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Psychological safety: What it is and how it helps to retain people

In this article, we explore what psychological safety means and how you can foster it in your team.
a group of people working happily together
© CIPD
Psychological safety has gotten a lot of attention recently and seems to be one of the key factors and ingredient to success in high performing teams.

Case study: Project Aristotle at Google

Google spent two years conducting Project Aristotle, an attempt to discover what sets their most effective teams apart from the pack. After interviewing 180 teams, it was crystal clear that high-performing teams are in fact founded on a balance of human-centred traits. Psychological safety was at the top of the list, every time.

The Google researchers found that individuals in teams with higher psychological safety are less likely to leave Google, they’re more likely to harness the power of diverse ideas from their teammates, they bring in more revenue, and they’re rated as effective twice as often by executives.

What is psychological safety?

In simple terms, this is when teams have a high level of trust between each other.

Trusting each other to be innovative and try new ideas without judgement, speak up and challenge the status quo without being judged and given the room to fail without suffering negative consequences.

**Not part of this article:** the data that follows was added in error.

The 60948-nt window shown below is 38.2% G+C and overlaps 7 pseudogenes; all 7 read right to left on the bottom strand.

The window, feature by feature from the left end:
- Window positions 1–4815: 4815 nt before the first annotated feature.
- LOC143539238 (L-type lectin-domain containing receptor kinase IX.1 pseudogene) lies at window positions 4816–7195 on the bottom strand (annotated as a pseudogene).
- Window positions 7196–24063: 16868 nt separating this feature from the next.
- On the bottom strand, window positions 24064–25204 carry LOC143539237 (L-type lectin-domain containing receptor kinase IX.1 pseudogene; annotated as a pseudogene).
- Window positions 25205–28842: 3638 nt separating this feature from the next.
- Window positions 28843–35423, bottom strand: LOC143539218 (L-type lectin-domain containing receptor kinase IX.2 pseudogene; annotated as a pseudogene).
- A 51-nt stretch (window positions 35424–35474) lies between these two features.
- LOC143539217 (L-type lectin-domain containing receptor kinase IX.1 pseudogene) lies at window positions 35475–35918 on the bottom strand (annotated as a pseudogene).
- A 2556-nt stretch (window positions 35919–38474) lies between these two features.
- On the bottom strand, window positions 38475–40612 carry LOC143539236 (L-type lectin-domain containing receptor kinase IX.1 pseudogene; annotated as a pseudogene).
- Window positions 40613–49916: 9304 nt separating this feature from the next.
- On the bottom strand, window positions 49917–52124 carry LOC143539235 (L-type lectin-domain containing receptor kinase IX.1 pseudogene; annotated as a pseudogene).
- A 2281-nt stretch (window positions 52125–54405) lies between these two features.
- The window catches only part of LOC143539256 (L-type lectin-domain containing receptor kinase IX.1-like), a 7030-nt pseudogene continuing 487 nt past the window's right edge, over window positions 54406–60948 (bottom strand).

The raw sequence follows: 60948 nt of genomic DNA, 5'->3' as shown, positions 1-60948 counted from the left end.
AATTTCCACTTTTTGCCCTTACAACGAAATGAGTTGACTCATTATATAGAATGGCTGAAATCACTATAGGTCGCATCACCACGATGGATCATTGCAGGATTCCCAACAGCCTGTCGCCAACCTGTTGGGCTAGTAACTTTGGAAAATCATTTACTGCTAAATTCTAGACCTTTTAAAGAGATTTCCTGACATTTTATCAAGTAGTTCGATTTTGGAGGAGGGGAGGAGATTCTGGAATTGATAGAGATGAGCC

When there is psychological safety, there is a safe environment where:

  • Teams trust each other
  • People can experiment without judgement
  • Opinions can be voiced without being shamed
  • People can fail without being labelled a failure

The opposite of psychological safety is psychological danger, which creates an environment where teams operate with fear, lack of motivation and distrust and therefore are not performing well.

Psychological safety and Psychological danger and describes the responses to both. Psychological danger lists: a fear of admitting mistakes, blaming others, less likely to share different views and common knowledge effect. Psychological safety lists: Comfort admitting mistakes, learning from failure, everyone openly shares ideas and better innovation and decision making

Source: World Economic Forum

Amy Edmondson, an organizational behavioural scientist of Harvard, introduced the concept of “team psychological safety” and defined it as “a shared belief held by members of a team that the team is safe for interpersonal risk taking.”

Edmondson wanted to measure a team’s level of psychological safety, so, asked team members how strongly they agreed or disagreed with the following statements:

  • If you make a mistake on this team, it is often held against you.
  • Members of this team feel able to bring up problems and tough issues.
  • People on this team sometimes reject others for being different.
  • It is safe to take a risk in this team.
  • It is difficult to ask other members of this team for help.
  • No one in this team would deliberately act in a way that undermines my efforts.
  • Working with members of this team, my unique skills and talents are valued and utilised.

Edmondson suggests three simple things individuals can do to foster team psychological safety in her TEDx talk ‘Building a psychologically safe workplace’:

  1. Frame the work as a learning problem, not an execution problem.
  2. Acknowledge your own fallibility.
  3. Model curiosity and ask lots of questions.
© CIPD
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